The middle is the bridge transporting the reader, you, from the beginning to the end of the story.
Writing a book takes time and research in addition to story and persistence. The journey over the bridge from “I have got a great idea” to “they lived happily ever after” is tortuous. Whether you’re a plotter or a pantser, the time gets spent. Plotters can take months designing their chapters, pacing the action, setting up the plot points, and defining the episodes plus defining and establishing characters before they write a word. Pantsers do all this on the fly as they write. I am a mix of the two.
I outline the story, identify each character and their roles, figure out what themes I intend to use, and know I must crush my antagonist(s). With all this in hand, I write and see where it takes me. Often, my characters react in ways I don’t expect. When that happens, I allow them to take over to see where it leads. If it works for me, I adjust my outline, if necessary, and explore the outcome of this new path.
Never say “never.” My newest work-in-progress (WIP) is Transition, the sixth book in my political thriller and suspense Seduction Series. One of its themes is profit over people, specifically in the financial sector of hedge funds and private equity. I’m not exactly sure how I got here, but I do know that at a very early stage in my adult years, I vowed to let financial people handle financial stuff and never looked back. Now, here I am, researching and translating all that lingo and jargon into a language I can understand so I can share that rarefied world by writing about it.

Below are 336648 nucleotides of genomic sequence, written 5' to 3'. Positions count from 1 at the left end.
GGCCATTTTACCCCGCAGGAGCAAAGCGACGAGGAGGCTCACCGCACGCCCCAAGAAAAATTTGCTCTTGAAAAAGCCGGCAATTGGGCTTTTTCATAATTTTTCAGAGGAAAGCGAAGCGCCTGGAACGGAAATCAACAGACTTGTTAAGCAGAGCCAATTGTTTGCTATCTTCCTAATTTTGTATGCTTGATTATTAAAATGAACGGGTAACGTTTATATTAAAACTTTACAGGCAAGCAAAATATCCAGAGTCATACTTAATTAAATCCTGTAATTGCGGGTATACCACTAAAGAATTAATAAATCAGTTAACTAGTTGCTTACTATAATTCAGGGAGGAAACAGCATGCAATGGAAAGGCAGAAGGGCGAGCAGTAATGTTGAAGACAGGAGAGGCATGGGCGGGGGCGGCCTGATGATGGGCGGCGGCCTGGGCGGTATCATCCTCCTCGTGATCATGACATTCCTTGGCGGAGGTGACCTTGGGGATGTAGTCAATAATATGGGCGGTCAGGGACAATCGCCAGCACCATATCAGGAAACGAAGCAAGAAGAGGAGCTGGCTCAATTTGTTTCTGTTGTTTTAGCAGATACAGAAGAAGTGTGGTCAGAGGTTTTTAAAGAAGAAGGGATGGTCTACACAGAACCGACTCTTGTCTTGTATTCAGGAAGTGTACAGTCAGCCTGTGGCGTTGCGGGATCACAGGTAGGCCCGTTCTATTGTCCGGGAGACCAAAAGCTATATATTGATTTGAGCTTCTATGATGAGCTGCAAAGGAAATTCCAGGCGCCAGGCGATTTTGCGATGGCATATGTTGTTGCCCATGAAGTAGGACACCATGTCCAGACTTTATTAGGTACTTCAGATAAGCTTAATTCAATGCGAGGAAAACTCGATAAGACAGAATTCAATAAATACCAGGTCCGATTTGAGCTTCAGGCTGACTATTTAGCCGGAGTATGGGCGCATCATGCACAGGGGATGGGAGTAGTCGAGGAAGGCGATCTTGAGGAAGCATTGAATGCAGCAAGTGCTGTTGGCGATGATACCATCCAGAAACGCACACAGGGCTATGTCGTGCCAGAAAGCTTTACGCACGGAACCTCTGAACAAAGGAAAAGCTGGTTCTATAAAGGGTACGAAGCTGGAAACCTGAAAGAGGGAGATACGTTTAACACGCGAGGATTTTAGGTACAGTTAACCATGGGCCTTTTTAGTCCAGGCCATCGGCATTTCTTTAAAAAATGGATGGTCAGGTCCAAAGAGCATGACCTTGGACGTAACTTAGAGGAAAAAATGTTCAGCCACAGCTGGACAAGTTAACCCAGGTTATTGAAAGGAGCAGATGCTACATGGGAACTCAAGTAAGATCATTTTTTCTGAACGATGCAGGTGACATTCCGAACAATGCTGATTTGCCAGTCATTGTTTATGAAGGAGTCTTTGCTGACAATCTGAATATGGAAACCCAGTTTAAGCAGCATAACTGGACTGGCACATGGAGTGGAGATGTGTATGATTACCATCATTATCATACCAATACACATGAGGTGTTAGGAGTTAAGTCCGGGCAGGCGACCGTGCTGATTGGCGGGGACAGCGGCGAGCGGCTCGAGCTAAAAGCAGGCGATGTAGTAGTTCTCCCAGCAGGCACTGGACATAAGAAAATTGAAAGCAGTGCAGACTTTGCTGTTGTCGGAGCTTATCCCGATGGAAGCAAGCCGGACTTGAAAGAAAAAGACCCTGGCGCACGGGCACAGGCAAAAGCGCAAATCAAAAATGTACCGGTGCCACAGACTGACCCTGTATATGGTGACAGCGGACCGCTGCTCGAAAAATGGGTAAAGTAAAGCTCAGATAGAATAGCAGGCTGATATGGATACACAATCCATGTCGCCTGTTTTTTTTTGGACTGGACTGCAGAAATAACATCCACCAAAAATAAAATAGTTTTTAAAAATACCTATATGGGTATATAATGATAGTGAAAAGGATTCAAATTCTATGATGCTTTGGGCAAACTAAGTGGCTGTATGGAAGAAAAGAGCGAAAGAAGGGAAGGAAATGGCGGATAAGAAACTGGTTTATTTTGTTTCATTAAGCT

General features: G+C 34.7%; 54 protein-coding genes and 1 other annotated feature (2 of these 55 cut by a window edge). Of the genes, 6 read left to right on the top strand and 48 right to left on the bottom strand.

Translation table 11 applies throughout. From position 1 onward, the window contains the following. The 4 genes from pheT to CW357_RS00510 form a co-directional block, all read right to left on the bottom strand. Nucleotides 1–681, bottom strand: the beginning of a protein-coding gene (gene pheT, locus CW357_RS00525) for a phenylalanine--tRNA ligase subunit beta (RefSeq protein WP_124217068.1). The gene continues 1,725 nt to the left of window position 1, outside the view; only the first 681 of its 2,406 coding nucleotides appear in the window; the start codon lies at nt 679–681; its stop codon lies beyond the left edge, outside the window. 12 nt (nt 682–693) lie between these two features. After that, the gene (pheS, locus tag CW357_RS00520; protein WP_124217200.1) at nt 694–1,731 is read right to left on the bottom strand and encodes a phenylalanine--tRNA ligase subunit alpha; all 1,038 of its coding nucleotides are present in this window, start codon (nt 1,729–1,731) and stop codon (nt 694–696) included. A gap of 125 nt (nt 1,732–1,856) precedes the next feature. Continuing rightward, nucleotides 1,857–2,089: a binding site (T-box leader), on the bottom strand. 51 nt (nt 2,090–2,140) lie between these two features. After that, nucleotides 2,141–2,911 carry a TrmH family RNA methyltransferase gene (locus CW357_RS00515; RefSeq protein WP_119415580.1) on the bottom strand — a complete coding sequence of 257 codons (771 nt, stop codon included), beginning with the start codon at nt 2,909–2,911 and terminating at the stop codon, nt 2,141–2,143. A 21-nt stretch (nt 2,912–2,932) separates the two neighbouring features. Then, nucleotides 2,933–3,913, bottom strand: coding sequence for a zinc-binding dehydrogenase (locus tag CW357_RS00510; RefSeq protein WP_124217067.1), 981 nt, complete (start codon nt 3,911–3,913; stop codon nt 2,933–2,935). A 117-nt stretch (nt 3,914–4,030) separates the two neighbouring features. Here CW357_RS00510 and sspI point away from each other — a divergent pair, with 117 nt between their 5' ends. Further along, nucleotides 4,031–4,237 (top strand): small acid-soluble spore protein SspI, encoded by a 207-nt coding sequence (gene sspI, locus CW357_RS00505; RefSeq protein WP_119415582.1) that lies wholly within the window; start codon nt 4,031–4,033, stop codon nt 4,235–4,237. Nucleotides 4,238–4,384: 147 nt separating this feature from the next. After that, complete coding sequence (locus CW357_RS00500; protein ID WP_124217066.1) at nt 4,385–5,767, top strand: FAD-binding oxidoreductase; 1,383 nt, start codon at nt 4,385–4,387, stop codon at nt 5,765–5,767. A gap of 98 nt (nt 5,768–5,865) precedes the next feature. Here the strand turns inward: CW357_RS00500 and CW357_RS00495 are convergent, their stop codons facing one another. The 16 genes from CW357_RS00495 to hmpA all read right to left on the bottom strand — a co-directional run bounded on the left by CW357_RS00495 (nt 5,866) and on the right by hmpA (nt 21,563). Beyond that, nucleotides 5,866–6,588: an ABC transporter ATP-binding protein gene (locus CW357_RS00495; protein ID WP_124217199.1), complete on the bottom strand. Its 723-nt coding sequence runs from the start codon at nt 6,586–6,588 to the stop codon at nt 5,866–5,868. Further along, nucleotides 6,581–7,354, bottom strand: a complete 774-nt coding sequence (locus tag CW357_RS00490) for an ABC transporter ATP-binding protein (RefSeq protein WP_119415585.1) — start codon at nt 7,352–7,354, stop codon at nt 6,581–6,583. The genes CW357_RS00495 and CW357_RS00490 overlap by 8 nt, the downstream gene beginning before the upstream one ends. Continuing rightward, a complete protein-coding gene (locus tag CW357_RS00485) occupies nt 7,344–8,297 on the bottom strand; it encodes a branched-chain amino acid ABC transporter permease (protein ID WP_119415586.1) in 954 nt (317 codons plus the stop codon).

I am in the “middle” section of Transition. The set-ups for all the themes are in place, damage done, and people hurt—but not enough. I’ve done research on making money, and yes, the more you have the more you make. What I’m doing now is learning how to lose money on a massive scale — millions and billions. A very different level of risk than most of us face every day, although, in thinking about it, the impact is relative and just a matter of zeros.
The “middle,” arguably the hardest part of a book to write, is challenging. I have test every scenario I’ve read about, watched via streaming tv series and movies, and created against the background I’ve already established. This is where some writers get jammed. Nothing seems to work either within the established plot or for the characters or both. Now what? The whole process grinds to a halt.
For me, it is just a matter of giving myself time to work out the puzzle and find the missing piece. In a way, I get to play detective where the “end” is the murder, the “beginning” is the why, and the “middle” is the how—figuring that out is all about the details. If it turns out the “beginning” doesn’t support the “middle,” I always give myself permission to change it — since I created it in the first place.
Writing is a solitary process. However, it is not done in a vacuum. My work synthesizes my experiences, observations, political and socio-economic local and global policies, and stressors on our planet that threaten basic survival. For me, putting all of it into an impactful yet fun and exciting rollercoaster kind of context is a huge source of satisfaction.
The only thing that tops my writing experience is connecting with readers, such as you, who dive into my books and take their satisfying journeys with me. Thank you.